15 states seek to block EPA carbon rule

“This rule is the most far-reaching energy regulation in the nation’s history, and the EPA simply does not have the legal authority to carry it out”, said Morrisey.


With droughts, heat waves, forest fires, devastating storms, rising sea levels and dramatic reductions in Arctic ice becoming common events, calls for action on climate change are intensifying.

Attorneys general for 14 states – Alabama, Arkansas, Florida, Indiana, Kansas, Kentucky, Louisiana, Michigan, Nebraska, Ohio, Oklahoma, South Dakota, Wisconsin and Wyoming – joined West Virginia in filing the emergency petition.

Montana has one of the most strict compliance requirements in the country under the final version of the rule, with the EPA mandating that we reduce our carbon emissions rate from power production 47 percent by 2030.

The agency will fight the states’ lawsuit, said EPA spokeswoman Liz Purchia.

The EPA said Thursday the Clean Power Plan will withstand legal challenges because it is based on a “sound legal and technical foundation”. Natural gas power plants are cheaper to build and operate than coal-fired plants.

“Everything hurts”, said Jeremy Sussman, an analyst at Clarksons Platou Securities New York. It ends up holding states that have been lagging to more stringent targets, and treating those that are ahead of the curve comparatively lightly.

Alex Laskey, the president of Opower (an energy efficiency company) commented on the plan, saying that it will have stark implications for the energy industry and people’s lifestyles.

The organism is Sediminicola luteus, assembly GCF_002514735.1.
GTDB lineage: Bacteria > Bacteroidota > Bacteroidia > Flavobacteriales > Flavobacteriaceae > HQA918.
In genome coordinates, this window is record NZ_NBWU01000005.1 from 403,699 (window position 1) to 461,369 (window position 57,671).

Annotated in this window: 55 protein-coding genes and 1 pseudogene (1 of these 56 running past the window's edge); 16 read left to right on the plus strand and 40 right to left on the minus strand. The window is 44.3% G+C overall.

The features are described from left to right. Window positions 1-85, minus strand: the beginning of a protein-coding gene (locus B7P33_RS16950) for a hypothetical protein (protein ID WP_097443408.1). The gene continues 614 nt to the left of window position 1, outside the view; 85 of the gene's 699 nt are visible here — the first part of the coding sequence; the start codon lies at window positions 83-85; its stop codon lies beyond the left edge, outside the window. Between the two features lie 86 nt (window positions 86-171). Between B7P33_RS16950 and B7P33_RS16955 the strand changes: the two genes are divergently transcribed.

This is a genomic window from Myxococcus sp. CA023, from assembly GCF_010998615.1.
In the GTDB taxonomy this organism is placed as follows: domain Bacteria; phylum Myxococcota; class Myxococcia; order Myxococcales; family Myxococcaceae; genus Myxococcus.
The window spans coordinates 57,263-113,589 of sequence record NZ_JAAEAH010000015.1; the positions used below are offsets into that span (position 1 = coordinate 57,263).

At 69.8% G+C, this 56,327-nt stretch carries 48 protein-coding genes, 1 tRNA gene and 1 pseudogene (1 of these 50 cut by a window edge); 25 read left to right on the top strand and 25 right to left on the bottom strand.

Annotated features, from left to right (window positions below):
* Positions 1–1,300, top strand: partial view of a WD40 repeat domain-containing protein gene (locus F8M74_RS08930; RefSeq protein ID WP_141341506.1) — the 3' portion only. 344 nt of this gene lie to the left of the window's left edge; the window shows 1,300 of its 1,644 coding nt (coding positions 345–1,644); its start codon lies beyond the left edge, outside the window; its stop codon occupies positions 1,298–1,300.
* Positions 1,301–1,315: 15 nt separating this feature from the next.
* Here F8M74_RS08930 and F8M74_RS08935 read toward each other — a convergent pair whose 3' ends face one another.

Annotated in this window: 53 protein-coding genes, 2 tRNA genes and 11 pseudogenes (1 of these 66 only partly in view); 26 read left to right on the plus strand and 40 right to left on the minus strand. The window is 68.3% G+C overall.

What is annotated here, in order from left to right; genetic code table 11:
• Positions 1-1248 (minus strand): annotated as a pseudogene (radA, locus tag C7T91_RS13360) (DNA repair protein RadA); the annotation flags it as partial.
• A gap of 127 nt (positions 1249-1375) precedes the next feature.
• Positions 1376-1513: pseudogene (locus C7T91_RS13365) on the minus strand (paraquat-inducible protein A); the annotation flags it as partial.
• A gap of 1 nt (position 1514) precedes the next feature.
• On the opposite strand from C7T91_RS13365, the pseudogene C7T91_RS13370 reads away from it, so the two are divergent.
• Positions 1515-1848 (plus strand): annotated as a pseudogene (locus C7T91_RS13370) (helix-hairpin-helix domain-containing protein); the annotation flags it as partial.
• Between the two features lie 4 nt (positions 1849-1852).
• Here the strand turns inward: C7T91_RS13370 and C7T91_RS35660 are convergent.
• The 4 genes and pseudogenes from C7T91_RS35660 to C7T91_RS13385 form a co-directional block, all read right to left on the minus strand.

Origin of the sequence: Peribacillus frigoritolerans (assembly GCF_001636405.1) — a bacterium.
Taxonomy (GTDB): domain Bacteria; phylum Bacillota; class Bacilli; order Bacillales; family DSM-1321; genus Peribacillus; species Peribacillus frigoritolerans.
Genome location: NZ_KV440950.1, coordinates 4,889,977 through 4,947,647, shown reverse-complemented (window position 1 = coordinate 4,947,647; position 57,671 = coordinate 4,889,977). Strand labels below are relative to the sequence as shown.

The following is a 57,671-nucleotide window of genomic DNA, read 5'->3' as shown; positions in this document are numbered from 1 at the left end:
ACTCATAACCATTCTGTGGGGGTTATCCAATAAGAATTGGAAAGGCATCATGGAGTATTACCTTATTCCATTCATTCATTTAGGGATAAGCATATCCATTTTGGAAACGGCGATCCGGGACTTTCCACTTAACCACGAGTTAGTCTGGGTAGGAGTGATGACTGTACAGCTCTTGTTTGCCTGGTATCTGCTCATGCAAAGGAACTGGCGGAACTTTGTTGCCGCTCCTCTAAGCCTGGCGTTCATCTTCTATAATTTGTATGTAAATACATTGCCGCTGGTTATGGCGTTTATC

While the first actual emission cuts don’t hit until 2022, state officials say they need to start planning now.

“We just got handed a whole new set of rules for a game we thought we’d been playing for a year, and we have to look at all of this”, says Bob Funk with the AFL-CIO, pointing out that the Montana-specific reduction figures are being reported as anywhere between 33 and 47 percent of 2005 emission levels. “The Clean Air Act was never intended to be used to create this type of regulatory regime, and it flies in the face of the powers granted to states under the U.S. Constitution”.

Court-mandated changes to the Mercury and Air Toxics Standard (MATS) rule, which requires coal-burning power plants to reduce emissions of toxic pollutants by installing control technologies, are expected by the EPA in 2016. After publication, challengers have 60 days to file petitions seeking judicial review, the EPA said. Critics contend the proposal not only tramples the letter of the law, but also sets a unsafe precedent for executive rule-making, as the agency does not possess the authority to regulate carbon emissions under the Clean Air Act, precisely what these regulations seek to do. Since the Obama administration announced the new final regulation last week, the states yesterday renewed their request. According to the U.S Energy Information Administration (EIA) and the Bureau of Labor Statistics (BLS), coal now generates 39 percent of the domestic electric supply and employs approximately 80,000 workers.

“He [Barack Obama] would like to bankrupt our country”. Alpha filed for bankruptcy after losing nearly all of its value since 2011. But on the merchant side, the picture is less clear as some names have already diversified their generation and shed coal plants.

The final rule places tougher limits on the very states that have been opposing it most adamantly. But the plant has been plagued with setbacks and shortcomings, and the future of clean coal remains a black box.


The EPA wrote in a filing with the U.S. Court of Appeals for the District of Columbia Circuit that it “intends to submit a declaration establishing the agency’s plan to complete the required consideration of costs for the “appropriate and necessary” finding by spring of next year”.

Snake oil in the Clean Power Plan